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If it happens right after the cylinder latch is released by the trigger plunger it might be the latch dragging on the cylinder. Polishing the latch and eliminating any sharp edge may alleviate this. Only way to know is to take the gun apart and omit some parts and reassemble to see by process of elimination where to look. Had one Ruger that had a void on the contact surface of the hammer dog that did not do wonders for smoothness of operation.
 

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Discussion Starter #10
All disassembled. Exloggers Diagnosis seems the most accurate. Everything removed from the frame except the hammer and trigger, it still has that little hitch. But even after cleaning up everything in there, I still cant get it to go away. Im just a little scared to take material off of the trigger there. I went at it with some fine sand paper (1200) but I guess I need to spend more time on it.
 

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Yes I know. First post and Im using it to ask about trigger work on an SP101. I realize that in general there are probably hundreds of threads on the topic, but I couldnt find anything with quite the information I was looking for.

Ive been contemplating doing a general clean up of the trigger on my revolver. Ive had it about a year with probably 800 rounds through it and its still pretty aggressive. The process seems pretty straight forward, but there was one part of the guide (sp101trigger.com) that makes me scratch my head a little.

The trigger return spring rides in a hole in the trigger housing. the inside of the hole has a pretty nasty surface. The guide advises using a 1/4" drill bit, by hand, to clean it up. With that kind of surface, it seems like thats the kind of tool that made the rough surface to begin with. I want to know if using a 1/4" reamer would yield a better result. Also, should I be shooting for exactly .250 or something slightly over?

Yes Im overthinking this. I know.

PS. Is there anything to the shims? I cant seem to find consensus anywhere...
A 1/4" shaft has always fit for me. I turn it by hand with the fluted end (drill end) in the housing first to knock off any burrs, and then I flip the bit around, rub lapping compound on the shaft, then spin it in the housing with a drill. Equally, I polish the plunger itself - I've even remade plungers to produce a tighter fit.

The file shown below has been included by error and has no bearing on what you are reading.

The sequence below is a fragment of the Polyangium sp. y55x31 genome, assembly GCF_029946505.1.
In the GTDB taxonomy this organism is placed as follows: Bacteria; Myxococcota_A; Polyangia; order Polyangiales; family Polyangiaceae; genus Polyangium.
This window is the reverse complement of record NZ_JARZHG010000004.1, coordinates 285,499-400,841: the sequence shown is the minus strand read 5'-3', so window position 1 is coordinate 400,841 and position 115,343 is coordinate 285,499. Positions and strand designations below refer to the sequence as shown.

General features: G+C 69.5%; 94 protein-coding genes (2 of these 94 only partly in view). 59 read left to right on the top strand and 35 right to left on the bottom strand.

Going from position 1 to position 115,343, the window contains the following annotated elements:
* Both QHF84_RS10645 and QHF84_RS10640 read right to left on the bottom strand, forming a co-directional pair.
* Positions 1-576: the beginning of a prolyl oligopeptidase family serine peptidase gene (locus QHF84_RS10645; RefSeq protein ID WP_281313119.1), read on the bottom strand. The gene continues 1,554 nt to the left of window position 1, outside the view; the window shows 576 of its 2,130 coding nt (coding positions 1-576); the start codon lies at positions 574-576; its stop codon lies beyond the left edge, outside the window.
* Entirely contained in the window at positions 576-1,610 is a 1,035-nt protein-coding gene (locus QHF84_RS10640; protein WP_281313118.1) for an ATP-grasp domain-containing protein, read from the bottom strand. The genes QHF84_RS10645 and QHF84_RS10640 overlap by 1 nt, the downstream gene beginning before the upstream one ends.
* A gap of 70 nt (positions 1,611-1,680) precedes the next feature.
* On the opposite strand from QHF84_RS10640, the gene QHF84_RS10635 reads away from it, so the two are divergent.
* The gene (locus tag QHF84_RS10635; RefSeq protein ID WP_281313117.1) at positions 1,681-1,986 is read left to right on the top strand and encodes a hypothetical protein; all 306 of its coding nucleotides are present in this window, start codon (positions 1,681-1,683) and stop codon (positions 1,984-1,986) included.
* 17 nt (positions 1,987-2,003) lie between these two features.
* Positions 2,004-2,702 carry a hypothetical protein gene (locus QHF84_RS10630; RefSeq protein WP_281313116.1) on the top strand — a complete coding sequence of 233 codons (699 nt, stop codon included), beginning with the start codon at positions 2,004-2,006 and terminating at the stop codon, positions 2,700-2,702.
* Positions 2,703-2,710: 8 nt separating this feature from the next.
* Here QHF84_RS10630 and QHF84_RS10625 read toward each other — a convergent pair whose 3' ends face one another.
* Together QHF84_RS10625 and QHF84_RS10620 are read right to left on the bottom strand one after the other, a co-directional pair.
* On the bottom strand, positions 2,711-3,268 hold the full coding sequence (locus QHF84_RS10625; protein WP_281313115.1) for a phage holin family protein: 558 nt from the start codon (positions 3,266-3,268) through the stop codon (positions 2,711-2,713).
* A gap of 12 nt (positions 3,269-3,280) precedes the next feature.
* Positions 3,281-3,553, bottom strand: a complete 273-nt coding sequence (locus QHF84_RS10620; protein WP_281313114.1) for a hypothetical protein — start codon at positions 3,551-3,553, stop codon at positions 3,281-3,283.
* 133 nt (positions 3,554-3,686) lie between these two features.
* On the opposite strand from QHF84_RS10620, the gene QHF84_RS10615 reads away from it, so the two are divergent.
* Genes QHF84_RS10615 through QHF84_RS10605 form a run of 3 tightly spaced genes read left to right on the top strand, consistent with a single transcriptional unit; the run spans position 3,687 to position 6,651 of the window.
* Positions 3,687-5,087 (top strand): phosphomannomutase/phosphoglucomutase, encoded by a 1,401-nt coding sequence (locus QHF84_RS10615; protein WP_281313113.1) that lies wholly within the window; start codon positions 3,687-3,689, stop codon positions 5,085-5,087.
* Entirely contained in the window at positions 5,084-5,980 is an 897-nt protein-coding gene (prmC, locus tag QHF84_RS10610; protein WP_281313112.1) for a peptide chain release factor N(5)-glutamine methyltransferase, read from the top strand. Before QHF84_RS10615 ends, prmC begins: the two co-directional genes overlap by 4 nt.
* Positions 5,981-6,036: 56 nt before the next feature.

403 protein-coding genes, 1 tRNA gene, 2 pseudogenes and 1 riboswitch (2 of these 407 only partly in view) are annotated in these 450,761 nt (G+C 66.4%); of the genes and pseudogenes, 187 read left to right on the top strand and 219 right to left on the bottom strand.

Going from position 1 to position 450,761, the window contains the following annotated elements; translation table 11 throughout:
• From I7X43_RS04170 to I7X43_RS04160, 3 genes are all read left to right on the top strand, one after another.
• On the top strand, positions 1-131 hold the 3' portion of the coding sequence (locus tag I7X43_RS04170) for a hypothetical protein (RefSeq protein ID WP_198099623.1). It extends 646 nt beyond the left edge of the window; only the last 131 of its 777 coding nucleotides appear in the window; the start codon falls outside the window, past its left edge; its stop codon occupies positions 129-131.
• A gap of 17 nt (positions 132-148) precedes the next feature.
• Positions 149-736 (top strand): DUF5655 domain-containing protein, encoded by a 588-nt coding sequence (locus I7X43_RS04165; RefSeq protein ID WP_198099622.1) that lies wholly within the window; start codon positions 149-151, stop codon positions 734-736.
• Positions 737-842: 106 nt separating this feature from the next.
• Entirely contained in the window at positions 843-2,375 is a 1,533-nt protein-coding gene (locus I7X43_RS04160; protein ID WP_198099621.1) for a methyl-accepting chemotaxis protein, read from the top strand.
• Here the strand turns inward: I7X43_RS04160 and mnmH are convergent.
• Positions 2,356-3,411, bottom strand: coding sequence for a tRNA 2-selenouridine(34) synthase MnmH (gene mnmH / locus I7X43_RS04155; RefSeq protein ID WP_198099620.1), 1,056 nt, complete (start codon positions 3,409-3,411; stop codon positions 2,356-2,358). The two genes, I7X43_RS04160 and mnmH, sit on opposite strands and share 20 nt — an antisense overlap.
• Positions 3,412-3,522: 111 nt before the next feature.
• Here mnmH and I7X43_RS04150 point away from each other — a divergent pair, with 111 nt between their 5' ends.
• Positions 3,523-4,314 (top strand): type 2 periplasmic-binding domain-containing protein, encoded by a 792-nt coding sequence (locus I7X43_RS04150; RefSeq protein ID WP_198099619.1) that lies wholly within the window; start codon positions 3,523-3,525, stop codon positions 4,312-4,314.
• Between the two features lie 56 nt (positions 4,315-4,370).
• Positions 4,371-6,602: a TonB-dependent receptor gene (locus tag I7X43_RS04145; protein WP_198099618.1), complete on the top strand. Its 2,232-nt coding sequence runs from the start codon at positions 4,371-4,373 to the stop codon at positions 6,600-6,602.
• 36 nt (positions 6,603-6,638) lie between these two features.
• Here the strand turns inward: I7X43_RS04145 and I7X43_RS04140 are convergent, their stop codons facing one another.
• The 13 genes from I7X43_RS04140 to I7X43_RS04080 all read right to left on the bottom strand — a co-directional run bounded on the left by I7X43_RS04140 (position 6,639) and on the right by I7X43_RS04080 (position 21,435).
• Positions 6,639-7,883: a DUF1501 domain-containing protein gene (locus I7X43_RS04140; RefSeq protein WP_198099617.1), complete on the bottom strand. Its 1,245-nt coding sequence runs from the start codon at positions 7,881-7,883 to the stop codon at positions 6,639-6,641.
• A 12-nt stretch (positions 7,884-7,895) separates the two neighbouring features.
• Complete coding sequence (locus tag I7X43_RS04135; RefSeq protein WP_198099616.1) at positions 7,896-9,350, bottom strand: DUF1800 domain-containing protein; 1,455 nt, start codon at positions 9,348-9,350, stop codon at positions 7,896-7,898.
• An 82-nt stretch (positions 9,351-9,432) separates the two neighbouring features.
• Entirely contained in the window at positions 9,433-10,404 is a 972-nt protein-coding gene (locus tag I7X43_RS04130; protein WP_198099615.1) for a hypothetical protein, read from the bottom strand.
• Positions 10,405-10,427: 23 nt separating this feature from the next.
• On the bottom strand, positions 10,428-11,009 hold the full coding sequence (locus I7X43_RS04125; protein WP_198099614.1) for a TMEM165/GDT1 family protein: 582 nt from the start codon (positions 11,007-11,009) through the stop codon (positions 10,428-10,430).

You won't find consensus on shims at this forum. About half of the folks on this forum believe that nobody should ever have action work done on their guns, because they "work" straight from factory, with a few hold outs suggesting it's unwise to ever modify any firearm, or ever have one modified even by a professional. The other half of this forum is supportive of action work, with some of us - myself for one - being the type that many of the 300+ firearms that I have owned have had action work done before I even took a test fire, and almost ALL of them having at least trigger work done.

I use shims, I find that when the action has been tuned, it does produce more consistent trigger and action feel. For the minimal investment impact, they're worth buying.
 

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A 1/4" shaft has always fit for me. I turn it by hand with the fluted end (drill end) in the housing first to knock off any burrs, and then I flip the bit around, rub lapping compound on the shaft, then spin it in the housing with a drill. Equally, I polish the plunger itself - I've even remade plungers to produce a tighter fit.

You won't find consensus on shims at this forum. About half of the folks on this forum believe that nobody should ever have action work done on their guns, because they "work" straight from factory, with a few hold outs suggesting it's unwise to ever modify any firearm, or ever have one modified even by a professional. The other half of this forum is supportive of action work, with some of us - myself for one - being the type that many of the 300+ firearms that I have owned have had action work done before I even took a test fire, and almost ALL of them having at least trigger work done.

I use shims, I find that when the action has been tuned, it does produce more consistent trigger and action feel. For the minimal investment impact, they're worth buying.
Great idea! That's why I love this forum - I learn something new almost every day!
 

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Great idea! That's why I love this forum - I learn something new almost every day!
If a guy ever needs a new trigger spring plunger and don't want to wait on Ruger to send one, that same drill bit shank will make a dandy starting point. Don't need a machine lathe, you just need a drill press, a file, and a steady hand. Works for making oversized trigger guard latches too.